Search This Blog


Sunday, January 8, 2012


You might know her as @Cascadia on Twitter and see that her tweets cascade in a continuous stream of warning.   You might know of her from her time with Group Health and judge her by the values of that organization.  You might know her as that questioning voice on a web conference call stridently defending patients, and picture her within your mind as an avenging hero with sword in hand.  You might have seen her comments and questions posed to the Society for Participatory Medicine list serve.   Her intellect and wit is quite apparent as her comments appear on topics ranging from emergency room design to the Open Notes project supported by the Robert Wood Johnson Foundation. 

Or you might see Sherry and think of Lilith.

Do you know of Lilith (Adam’s first wife)?  In Judaic mythology Lilith is the one Adam casts away.  Lilith questioned, Lilith refused to be subservient and was cast out from the Garden of Eden.  That sounds a bit like the Cascadia I know.

This is “DEStiny” a Walking Gallery jacket for Sherry Reynolds.

DEStiny Sherry Reynolds' jacket

Sherry/Lilith is the center of this piece.  Her right eye is large and all seeing, magnified by the glass before it.  She is here to observe the story as it unfolds and through her questions act upon the scene.

In October, I saw this tweet from Sherry.
Sherry's tweet
When I clicked upon the link I watched a story unfold describing the horrible side effects of the drug DES (diethylstilbestrol).

In the 1970's Sherry was only 12 years old, the medical community discovered the disastrous result of fetal exposure to DES.   This drug had been commonly prescribed to help maintain pregnancies.   Young girls were being diagnosed with a rare vaginal cancer that had never been described in youths.  Traditionally, onset of this rare disease occurred in women over the age of 60.

A diligent mother of one of these girls asked the question that led to a flurry of research.  She told her daughter’s doctor she had taken DES during pregnancy and asked if there could be a correlation.  This alert physician immediately interviewed the other mothers.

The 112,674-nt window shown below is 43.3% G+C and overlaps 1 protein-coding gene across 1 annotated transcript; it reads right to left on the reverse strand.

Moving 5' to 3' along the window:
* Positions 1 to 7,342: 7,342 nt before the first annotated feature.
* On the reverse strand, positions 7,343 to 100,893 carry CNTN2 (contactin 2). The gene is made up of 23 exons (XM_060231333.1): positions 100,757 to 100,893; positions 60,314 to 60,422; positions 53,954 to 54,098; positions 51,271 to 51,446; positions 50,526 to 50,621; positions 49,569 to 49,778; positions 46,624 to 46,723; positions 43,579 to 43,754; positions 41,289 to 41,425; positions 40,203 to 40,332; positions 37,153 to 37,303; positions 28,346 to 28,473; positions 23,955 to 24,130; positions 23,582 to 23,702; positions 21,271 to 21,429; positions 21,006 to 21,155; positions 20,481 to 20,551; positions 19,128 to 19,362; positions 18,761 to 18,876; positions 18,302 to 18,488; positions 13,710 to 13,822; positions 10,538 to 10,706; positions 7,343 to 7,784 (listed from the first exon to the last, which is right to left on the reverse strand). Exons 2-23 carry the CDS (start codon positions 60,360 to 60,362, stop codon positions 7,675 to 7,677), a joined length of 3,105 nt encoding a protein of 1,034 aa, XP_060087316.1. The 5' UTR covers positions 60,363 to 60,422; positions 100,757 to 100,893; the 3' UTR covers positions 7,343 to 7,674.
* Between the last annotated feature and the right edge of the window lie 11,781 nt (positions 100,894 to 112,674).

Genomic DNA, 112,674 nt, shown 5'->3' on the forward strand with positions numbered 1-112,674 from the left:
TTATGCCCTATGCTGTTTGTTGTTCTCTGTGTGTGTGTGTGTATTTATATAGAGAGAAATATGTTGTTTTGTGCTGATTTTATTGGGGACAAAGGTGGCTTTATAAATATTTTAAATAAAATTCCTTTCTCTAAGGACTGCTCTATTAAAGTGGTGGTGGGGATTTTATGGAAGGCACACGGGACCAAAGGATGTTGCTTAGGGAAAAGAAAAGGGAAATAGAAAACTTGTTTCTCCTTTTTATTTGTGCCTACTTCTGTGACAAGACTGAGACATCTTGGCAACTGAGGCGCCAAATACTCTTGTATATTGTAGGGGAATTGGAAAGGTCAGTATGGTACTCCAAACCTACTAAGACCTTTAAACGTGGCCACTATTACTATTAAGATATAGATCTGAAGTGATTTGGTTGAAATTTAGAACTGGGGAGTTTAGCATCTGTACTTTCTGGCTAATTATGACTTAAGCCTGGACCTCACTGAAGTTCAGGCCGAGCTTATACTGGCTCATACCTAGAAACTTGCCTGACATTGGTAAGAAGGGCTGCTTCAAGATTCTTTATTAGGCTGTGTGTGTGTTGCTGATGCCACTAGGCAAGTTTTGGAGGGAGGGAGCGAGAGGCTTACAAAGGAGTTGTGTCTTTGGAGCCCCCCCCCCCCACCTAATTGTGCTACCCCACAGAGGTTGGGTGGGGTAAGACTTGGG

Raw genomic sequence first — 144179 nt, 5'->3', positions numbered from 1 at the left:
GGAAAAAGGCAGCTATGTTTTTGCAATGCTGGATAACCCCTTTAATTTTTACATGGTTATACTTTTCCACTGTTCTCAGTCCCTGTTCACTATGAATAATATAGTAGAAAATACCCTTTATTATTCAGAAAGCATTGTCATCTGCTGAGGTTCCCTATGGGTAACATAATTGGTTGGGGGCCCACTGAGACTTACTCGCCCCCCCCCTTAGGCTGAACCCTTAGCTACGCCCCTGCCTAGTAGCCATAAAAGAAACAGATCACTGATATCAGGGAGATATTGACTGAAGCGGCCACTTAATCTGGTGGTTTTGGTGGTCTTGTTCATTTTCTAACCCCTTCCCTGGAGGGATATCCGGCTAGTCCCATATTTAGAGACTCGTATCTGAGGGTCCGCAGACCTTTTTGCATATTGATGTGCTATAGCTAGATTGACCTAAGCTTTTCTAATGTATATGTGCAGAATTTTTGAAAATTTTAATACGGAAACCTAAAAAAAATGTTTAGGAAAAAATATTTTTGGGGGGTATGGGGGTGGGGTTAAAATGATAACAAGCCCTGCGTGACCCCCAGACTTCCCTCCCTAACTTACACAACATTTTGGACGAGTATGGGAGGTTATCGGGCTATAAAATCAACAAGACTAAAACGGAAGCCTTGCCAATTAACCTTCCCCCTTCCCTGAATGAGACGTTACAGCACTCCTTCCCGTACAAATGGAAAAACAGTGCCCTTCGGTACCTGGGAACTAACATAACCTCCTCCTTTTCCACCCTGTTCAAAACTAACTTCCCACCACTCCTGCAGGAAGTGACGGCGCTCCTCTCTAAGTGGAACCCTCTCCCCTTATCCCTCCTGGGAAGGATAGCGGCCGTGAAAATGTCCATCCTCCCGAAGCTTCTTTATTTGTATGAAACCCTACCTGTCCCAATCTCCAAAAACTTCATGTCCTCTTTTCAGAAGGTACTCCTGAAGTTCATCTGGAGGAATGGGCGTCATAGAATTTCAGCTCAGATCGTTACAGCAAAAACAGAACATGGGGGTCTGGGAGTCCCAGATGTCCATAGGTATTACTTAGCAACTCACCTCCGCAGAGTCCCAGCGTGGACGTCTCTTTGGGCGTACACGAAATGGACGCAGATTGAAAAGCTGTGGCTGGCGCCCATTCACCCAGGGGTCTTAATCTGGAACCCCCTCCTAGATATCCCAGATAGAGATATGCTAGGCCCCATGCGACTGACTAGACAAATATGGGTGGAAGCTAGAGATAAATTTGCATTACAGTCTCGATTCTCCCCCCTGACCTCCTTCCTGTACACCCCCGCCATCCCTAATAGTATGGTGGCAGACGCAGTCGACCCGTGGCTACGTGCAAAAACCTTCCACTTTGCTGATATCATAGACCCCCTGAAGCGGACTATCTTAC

They had all taken DES.

Dr. Robert Hoover, director of National Cancer Institute Epidemiology and Biostatistics Program, was very involved in the study of DES and explains the sad ramifications of the millions of prescriptions of DES.  DES was discovered in 1938 and was the first synthetic estrogen.  It was prescribed shortly thereafter to combat complications of pregnancy.  According to Dr. Hoover, in the early 1950’s, there were four clinical trials done to determine the efficacy of DES in preventing complications of pregnancy.  It was determined that DES did not prevent adverse outcomes in pregnancy.  Unfortunately, while the use started to decline, it was not stopped.

In the early 1970’s studies began tracking the adverse effects of DES on the mothers and their children.  In 1971 the US government ordered doctors to stop prescribing DES.

The discontinue use recommendation occurred 20 years after DES was proven ineffective in clinical trials.  Sadly, the product continued to be sold for another decade in Europe.

It's good for you

In the late 1980’s-through early 1990’s, Dr. Hoover approached the authors of the prior studies.  They agreed to put the data together to form a large study compiling all the adverse outcomes that became the paper: “Adverse Health Outcomes in Women Exposed to Diethylstilbestrol.”  It contained relative risks and cumulative risks.